3. The parable speaks of a judgment at the “close of the age” (Matt. 13:39; cf. 13:49). The Gospels give us no reason to think that this phrase refers to the end of history and good reason to think that it refers to the catastrophic transition that will accompany the destruction of Jerusalem and the temple (cf. Matt. 24:1-3). This is also in keeping with the statement in Paul and Hebrews that “the end of the ages” has come upon the current generation (1 Cor. 10:11; Heb. 9:26).
4. Jesus identifies the sower in the parable of the weeds as the “Son of Man”, who then at the “close of the age” will send his angels to eradicate from his kingdom “all causes of stumbling and those doing lawlessness” (13:37, 41). How we frame the judgment narratively, therefore, will depend on how we understand Jesus’ argument about the Son of Man. My view is that the image of the Son of Man coming with his angels either to execute judgment on his enemies or to gather his elect properly refers to an event or events that will constitute the vindication of the suffering church.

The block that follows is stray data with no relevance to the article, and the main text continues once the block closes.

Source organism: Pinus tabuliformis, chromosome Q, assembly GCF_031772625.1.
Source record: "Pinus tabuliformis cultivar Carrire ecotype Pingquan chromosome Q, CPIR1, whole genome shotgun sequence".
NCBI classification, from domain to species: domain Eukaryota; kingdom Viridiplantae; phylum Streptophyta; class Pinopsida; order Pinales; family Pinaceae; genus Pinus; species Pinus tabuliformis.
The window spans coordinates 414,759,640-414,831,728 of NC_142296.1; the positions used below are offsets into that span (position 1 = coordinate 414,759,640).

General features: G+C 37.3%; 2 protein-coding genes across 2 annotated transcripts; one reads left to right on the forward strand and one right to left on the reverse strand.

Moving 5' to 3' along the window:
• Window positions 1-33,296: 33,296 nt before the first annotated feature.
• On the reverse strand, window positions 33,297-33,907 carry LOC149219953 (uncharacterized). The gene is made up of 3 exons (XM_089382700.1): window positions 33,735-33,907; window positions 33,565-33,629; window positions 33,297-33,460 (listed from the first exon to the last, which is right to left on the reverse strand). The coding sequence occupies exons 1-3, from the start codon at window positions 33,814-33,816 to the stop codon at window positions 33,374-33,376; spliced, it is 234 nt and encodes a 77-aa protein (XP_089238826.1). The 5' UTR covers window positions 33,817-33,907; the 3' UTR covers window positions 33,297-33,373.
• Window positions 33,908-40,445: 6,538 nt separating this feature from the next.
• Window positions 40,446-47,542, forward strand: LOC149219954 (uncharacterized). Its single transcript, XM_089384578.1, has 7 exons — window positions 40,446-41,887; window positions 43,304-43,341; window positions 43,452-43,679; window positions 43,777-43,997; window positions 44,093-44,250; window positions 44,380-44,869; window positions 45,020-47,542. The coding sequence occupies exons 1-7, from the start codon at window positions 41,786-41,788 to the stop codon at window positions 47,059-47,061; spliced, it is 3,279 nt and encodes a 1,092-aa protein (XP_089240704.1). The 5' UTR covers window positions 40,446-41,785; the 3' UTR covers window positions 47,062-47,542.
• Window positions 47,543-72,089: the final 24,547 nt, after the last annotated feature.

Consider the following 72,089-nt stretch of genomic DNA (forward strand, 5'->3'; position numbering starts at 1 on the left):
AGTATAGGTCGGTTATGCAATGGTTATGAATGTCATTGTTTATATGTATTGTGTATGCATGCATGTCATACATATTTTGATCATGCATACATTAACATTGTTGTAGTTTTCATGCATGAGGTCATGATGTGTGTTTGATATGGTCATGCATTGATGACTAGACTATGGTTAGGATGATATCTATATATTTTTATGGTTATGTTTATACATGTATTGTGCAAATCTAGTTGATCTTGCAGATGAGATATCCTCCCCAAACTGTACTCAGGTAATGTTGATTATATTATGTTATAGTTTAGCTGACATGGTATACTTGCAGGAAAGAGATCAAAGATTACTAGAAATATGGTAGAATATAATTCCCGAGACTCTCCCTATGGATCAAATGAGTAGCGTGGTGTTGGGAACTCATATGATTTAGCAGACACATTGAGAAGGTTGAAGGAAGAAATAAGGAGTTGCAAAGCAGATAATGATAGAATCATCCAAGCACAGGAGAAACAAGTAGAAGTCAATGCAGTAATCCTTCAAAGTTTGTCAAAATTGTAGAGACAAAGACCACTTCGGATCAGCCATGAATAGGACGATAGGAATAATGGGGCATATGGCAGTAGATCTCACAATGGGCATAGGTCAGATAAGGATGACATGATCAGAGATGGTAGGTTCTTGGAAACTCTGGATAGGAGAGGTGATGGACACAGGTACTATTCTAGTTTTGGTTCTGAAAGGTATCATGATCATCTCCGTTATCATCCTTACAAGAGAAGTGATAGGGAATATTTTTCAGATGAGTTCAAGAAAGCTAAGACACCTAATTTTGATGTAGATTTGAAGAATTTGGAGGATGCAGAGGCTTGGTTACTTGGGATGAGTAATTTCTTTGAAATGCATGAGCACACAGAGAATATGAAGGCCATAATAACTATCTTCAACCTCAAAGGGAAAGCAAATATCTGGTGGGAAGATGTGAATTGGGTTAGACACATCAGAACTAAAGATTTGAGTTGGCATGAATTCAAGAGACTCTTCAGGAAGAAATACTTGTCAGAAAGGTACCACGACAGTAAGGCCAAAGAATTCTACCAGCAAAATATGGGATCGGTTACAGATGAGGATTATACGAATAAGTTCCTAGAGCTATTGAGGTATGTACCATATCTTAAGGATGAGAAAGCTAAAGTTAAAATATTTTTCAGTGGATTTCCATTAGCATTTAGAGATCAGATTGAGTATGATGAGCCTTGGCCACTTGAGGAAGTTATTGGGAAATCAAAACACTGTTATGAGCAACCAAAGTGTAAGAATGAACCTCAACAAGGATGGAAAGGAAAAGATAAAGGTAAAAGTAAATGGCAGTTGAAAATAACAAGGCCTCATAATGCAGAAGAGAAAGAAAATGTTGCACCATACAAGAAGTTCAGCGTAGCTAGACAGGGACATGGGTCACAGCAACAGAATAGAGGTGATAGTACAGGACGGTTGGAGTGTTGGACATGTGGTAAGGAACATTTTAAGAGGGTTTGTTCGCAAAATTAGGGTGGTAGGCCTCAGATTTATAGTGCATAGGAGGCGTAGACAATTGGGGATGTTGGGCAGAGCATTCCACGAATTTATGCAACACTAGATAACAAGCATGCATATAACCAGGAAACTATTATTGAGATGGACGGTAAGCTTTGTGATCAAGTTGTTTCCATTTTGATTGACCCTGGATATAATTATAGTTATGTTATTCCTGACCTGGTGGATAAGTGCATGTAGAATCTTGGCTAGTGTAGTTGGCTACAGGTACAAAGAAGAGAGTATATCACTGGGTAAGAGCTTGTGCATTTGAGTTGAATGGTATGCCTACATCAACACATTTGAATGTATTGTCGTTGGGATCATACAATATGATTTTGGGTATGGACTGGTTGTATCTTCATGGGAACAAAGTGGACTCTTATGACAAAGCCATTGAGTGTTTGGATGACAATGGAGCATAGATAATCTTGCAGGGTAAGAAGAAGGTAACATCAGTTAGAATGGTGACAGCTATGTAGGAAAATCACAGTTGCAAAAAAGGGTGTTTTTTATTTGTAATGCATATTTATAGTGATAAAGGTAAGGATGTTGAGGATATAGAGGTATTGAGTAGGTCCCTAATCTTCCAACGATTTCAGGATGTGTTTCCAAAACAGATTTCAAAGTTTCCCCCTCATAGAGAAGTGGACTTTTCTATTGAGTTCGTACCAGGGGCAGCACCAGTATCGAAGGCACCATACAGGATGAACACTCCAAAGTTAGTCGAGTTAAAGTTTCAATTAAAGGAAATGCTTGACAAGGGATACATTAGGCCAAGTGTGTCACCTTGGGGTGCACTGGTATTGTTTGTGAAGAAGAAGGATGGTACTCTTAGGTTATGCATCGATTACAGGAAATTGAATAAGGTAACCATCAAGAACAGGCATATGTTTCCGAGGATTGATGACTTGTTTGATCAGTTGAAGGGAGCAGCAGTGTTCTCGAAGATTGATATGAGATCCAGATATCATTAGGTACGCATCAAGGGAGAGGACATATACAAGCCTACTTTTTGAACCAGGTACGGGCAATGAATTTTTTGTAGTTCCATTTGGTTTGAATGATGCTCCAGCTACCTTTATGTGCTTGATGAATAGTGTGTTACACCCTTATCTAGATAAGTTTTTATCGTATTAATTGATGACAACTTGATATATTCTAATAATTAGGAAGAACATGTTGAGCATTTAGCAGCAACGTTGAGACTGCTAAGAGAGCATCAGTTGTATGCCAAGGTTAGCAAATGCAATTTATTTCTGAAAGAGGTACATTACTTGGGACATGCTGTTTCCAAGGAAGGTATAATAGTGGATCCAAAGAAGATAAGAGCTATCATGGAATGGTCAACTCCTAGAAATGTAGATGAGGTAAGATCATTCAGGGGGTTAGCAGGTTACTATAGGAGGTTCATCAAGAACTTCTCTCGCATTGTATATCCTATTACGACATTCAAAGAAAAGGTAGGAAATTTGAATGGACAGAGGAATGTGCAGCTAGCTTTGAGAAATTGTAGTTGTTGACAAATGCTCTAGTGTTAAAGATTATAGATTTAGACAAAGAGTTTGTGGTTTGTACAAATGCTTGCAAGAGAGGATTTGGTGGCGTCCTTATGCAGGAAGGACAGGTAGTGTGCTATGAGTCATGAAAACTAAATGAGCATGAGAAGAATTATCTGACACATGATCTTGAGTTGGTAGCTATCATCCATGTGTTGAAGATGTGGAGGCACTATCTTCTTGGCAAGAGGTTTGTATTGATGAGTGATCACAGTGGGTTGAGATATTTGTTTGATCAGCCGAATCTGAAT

5. The Jewish frame of reference is probably indicated by the phrase “all causes of offence (skandala) and those doing lawlessness” (Matt. 13:41). The continuing presence of the aboriginal Canaanites in the land along with their gods will be a “stumbling block” (skandalon) to Israel (cf. Josh. 23:13; Judg. 2:3; Ps. 105:36 LXX = 106:36). Hosea accuses Ephraim, that is Israel, of being an “associate of idols”, corrupted by the Canaanites. Ephraim “placed stumbling blocks (skandala) against himself” (Hos. 3:17 LXX = 4:17). In Psalms of Solomon we find: “Happy are those who fear the Lord in their innocence; the Lord will save them from deceitful men and sinners, and he will save us from every stumbling block of the transgressor of the law (pantos skandalou paranomou)” (Pss. Sol. 4:23). Typically, therefore (Wis. 14:11 is an exception), it is Israel that is finds itself under judgment because it has been corrupted by “all causes of offence and those doing lawlessness”.